The right to adequate housing is relevant to all States, as they have all ratified at least one international treaty referring to adequate housing and committed themselves to protecting the right to adequate housing through international declarations, plans of action or conference outcome documents. Courts from various legal systems have also adjudicated cases related to its enjoyment, covering, for instance, forced evictions, tenant protection, discrimination in the housing sphere or access to basic housing-related services. International attention has been paid to the right to adequate housing, including by human rights treaty bodies, regional human rights mechanisms and the Human Rights Council, which created the mandate of “Special Rapporteur on adequate housing as a component of the right to an adequate standard of living” in 2000.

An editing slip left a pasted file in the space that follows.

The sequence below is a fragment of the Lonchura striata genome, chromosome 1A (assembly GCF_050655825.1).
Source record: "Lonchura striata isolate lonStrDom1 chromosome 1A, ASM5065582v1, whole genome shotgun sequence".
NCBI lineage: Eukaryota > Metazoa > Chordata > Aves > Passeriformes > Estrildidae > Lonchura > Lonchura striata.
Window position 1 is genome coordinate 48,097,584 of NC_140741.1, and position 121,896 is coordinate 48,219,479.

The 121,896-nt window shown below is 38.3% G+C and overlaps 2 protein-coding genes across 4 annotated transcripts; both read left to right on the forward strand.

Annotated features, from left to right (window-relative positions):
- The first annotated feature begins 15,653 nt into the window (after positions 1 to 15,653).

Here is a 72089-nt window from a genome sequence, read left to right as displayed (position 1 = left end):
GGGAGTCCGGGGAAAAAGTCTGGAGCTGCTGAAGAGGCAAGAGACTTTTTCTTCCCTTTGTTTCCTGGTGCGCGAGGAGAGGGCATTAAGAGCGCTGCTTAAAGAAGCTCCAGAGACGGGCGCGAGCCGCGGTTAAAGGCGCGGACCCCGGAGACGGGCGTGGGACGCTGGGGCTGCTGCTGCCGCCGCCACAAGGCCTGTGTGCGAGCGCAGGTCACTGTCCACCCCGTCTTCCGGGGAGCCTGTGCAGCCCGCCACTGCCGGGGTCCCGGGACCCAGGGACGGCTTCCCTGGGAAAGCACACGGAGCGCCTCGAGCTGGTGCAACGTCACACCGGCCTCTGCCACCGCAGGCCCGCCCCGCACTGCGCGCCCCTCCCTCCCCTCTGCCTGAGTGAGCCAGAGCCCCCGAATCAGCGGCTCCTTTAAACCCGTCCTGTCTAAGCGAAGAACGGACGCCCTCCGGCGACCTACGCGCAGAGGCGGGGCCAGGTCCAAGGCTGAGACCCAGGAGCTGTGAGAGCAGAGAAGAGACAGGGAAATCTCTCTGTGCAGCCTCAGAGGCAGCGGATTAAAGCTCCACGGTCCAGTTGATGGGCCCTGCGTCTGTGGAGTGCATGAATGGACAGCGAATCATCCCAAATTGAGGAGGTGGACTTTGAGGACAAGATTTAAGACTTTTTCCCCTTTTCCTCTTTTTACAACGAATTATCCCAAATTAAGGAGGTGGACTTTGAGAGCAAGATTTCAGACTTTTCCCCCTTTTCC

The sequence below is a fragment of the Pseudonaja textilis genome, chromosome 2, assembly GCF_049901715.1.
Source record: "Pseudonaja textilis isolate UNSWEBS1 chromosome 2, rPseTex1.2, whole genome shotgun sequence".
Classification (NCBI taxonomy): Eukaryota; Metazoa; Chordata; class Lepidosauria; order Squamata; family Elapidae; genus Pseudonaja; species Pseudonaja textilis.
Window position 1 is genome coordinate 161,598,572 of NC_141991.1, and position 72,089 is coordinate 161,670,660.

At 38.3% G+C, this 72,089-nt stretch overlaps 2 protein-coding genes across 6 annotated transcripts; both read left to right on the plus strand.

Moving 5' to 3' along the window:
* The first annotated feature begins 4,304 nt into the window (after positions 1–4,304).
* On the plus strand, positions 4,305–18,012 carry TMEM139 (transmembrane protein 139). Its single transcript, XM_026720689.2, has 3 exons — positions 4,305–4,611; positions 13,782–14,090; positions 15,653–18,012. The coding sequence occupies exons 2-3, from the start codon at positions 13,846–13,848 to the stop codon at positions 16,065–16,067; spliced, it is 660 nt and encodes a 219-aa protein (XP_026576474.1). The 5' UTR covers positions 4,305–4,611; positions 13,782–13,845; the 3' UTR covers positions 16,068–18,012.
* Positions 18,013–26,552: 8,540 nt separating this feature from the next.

The right to adequate housing does NOT require the State to build housing for the entire population. Rather, the right to adequate housing covers measures that are needed to prevent homelessness, prohibit forced evictions, address discrimination, focus on the most vulnerable and marginalized groups, ensure security of tenure to all, and guarantee that everyone’s housing is adequate. The right to adequate housing does not just mean that the structure of the house itself must be adequate.
There must also be sustainable and non-discriminatory access to facilities essential for health, security, comfort and nutrition.